EXCLUSIVE: Video shows San Rafael officer dropping off homeless man in San Francisco

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ByLiz Kreutz via KGO logo
Tuesday, August 23, 2022
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The video shows a San Rafael police officer dropping off a homeless man and his belongings in a residential area in San Francisco.

SAN FRANCISCO (KGO) -- The San Francisco City Attorney's office is investigating why a police officer from Marin County dropped off a homeless and mentally ill man in San Francisco, leaving him alone in a residential area with no resources.

In a video shared exclusively with ABC7 News, a police officer with the San Rafael Police Department is seen dropping off the man on 14th Avenue near Lake Street in San Francisco early in the evening on Saturday, July 30.

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A shocked neighbor, who asked not to be identified, recorded the video from her home across the street. She said after the officer unloaded the man and his belongings, he then drove off.

Neighbors said the man began causing trouble on their street. He seemed to light something on fire and then started throwing rocks and undressing in a driveway.

"We pulled into our driveway and there was an individual acting quite erratically, throwing rocks," one neighbor, a father of two young children, told ABC7 News. "It scared my oldest son quite a bit."

Members of the San Francisco Police Department and San Francisco fire were then called to respond. They arrived about 35 minutes after the man was left by San Rafael PD.

San Francisco City Attorney David Chiu said his office is now investigating why this happened.

"San Francisco is not a dumping ground," Chiu said. "It's disturbing to think that another jurisdiction would drop someone experiencing homelessness or mental health challenges in the middle of a residential neighborhood, with no services or resources around it. It doesn't make for a good outcome."

A spokesperson for the San Rafael Police Department told ABC7 News that their officer should never have driven the man to San Francisco or any other outside county.

"We made a mistake," Lt. Scott Eberle said. "That is what we did, we dropped this subject off in San Francisco. That did cause resources that would not have been tied up in San Francisco."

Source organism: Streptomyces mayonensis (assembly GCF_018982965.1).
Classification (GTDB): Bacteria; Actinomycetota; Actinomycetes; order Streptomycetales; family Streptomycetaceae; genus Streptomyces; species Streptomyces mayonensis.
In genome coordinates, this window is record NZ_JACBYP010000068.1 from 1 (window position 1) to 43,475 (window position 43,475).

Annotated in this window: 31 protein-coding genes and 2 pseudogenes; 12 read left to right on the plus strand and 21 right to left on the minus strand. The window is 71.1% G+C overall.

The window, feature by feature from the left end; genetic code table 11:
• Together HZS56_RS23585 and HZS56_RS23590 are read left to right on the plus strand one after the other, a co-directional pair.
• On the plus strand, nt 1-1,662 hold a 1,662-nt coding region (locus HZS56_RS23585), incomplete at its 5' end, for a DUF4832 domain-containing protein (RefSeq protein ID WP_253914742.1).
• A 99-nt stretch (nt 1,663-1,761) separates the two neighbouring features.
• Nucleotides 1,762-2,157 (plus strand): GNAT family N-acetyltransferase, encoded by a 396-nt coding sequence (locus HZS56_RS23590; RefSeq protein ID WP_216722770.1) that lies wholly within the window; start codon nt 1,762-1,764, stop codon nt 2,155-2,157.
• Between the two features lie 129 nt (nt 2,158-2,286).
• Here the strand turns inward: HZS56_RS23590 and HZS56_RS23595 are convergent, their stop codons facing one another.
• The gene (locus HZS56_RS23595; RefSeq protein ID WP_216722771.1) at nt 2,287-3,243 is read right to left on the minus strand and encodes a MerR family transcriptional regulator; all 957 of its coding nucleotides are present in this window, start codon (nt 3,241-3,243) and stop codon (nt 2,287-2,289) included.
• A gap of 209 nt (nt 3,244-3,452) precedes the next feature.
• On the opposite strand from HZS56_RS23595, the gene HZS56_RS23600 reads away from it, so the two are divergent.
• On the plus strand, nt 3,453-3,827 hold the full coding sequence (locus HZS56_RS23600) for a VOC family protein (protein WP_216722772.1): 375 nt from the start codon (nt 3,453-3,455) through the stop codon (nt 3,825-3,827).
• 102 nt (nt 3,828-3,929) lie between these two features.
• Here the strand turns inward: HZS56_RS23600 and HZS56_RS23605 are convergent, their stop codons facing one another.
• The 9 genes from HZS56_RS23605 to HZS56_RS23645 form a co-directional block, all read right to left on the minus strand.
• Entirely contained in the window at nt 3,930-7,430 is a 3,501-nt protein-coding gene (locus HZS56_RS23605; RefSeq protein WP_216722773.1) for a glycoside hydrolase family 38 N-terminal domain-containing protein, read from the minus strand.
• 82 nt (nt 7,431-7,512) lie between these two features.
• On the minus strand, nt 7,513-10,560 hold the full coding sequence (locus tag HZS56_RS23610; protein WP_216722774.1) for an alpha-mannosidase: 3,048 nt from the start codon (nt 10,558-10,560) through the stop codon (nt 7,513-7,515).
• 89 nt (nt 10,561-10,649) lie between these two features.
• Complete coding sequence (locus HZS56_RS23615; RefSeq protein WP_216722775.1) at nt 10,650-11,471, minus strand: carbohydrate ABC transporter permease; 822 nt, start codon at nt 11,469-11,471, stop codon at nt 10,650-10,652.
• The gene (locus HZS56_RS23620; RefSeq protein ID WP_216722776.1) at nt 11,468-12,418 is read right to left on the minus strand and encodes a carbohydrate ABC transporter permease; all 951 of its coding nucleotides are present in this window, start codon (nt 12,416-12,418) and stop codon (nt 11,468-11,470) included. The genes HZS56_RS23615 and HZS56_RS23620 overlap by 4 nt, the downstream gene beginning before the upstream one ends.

"I want to extend our apologies not only to the San Francisco community, that neighborhood, but to the first responders who had to deal with this subject," he added.

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Eberle said earlier that afternoon the San Rafael police officer picked up the man at the Northgate Mall in San Rafael. The officer had been called because of reports the man was threatening a security guard at BJ's Restaurant and Brewhouse. Eberle said the man was not armed and the officer did not believe the man's behavior reached the level of needing to bring him to a local hospital. He initially said the man asked the officer to take him to San Francisco, but later clarified that it was the police officer who made the initial request. Eberle said the man agreed and a supervisor on duty gave the police officer approval to drive him there.

Eberle said he does not know why the officer chose to drop him off where he did. Neighbors who live in the area believe it's because it was convenient and close to the Golden Gate Bridge.

"You come off the bridge, go through the tunnel, you make a right, it's easy to drop him off," a neighbor said. "What upset me most was that a public servant from another jurisdiction would import that into our neighborhood, would bring someone into our neighborhood and drop them off."

Another neighbor, Michele Sahl, expressed her concern for the man.

"It's really terrible because we shouldn't do that to another human being, number one, And why can't San Rafael take care of this?" Sahl asked. "San Francisco tries to take care of its homeless people, not without challenges, but I'm very disappointed."

Eberle said it is not part of San Rafael PD's policy to drive someone to another county. He said there are many avenues the officer could have taken, including trying to find him a shelter or guiding him to public transportation. He said the department is addressing the incident internally with both the officer involved and the supervisor on duty who approved it.

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"I cannot comment on ongoing personnel issues, but we are looking at this investigation and taking it very seriously," he said. "And I want to reiterate that this does not reflect the usual actions of the San Rafael Police Department."

Still, Chiu said his office is looking into how often this could be happening. He pointed to a 2013 "patient dumping" lawsuit San Francisco filed against the state of Nevada for busing mentally ill patients to the Bay Area without continued care.

"Between San Rafael and San Francisco, there's a lot of ground," he said, "So I don't think it was coincidental the drop off happened here, but we still need to learn more."

Chiu said legal action now is not off the table.

"We will look to hold any jurisdiction accountable that's proven to engage in this behavior," he warned. "Any jurisdiction that is thinking about doing this needs to think twice."

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